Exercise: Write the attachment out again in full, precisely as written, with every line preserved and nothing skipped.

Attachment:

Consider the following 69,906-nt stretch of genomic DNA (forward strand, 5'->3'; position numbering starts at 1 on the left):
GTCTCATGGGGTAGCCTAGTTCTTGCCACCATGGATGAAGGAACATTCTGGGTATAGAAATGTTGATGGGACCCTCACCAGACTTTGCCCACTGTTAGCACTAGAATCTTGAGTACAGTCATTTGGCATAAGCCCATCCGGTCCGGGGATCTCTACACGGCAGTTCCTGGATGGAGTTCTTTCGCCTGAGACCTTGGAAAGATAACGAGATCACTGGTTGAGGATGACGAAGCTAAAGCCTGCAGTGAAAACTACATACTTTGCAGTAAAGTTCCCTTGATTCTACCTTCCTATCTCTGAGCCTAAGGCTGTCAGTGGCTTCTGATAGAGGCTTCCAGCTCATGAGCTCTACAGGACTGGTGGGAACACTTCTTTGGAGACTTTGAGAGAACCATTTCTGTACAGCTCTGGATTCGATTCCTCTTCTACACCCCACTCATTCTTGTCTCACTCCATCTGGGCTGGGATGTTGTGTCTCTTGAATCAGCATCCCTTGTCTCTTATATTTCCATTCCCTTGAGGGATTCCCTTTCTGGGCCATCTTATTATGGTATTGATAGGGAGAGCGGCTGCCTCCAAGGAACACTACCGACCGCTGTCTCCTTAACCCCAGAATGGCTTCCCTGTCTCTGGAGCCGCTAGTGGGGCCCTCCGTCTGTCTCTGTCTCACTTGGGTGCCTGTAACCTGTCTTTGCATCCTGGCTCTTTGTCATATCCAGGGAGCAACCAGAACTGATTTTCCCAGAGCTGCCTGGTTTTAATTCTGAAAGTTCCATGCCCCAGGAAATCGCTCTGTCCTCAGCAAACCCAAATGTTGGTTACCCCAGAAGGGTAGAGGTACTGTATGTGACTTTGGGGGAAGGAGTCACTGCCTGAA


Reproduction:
Consider the following 69,906-nt stretch of genomic DNA (forward strand, 5'->3'; position numbering starts at 1 on the left):
GTCTCATGGGGTAGCCTAGTTCTTGCCACCATGGATGAAGGAACATTCTGGGTATAGAAATGTTGATGGGACCCTCACCAGACTTTGCCCACTGTTAGCACTAGAATCTTGAGTACAGTCATTTGGCATAAGCCCATCCGGTCCGGGGATCTCTACACGGCAGTTCCTGGATGGAGTTCTTTCGCCTGAGACCTTGGAAAGATAACGAGATCACTGGTTGAGGATGACGAAGCTAAAGCCTGCAGTGAAAACTACATACTTTGCAGTAAAGTTCCCTTGATTCTACCTTCCTATCTCTGAGCCTAAGGCTGTCAGTGGCTTCTGATAGAGGCTTCCAGCTCATGAGCTCTACAGGACTGGTGGGAACACTTCTTTGGAGACTTTGAGAGAACCATTTCTGTACAGCTCTGGATTCGATTCCTCTTCTACACCCCACTCATTCTTGTCTCACTCCATCTGGGCTGGGATGTTGTGTCTCTTGAATCAGCATCCCTTGTCTCTTATATTTCCATTCCCTTGAGGGATTCCCTTTCTGGGCCATCTTATTATGGTATTGATAGGGAGAGCGGCTGCCTCCAAGGAACACTACCGACCGCTGTCTCCTTAACCCCAGAATGGCTTCCCTGTCTCTGGAGCCGCTAGTGGGGCCCTCCGTCTGTCTCTGTCTCACTTGGGTGCCTGTAACCTGTCTTTGCATCCTGGCTCTTTGTCATATCCAGGGAGCAACCAGAACTGATTTTCCCAGAGCTGCCTGGTTTTAATTCTGAAAGTTCCATGCCCCAGGAAATCGCTCTGTCCTCAGCAAACCCAAATGTTGGTTACCCCAGAAGGGTAGAGGTACTGTATGTGACTTTGGGGGAAGGAGTCACTGCCTGAA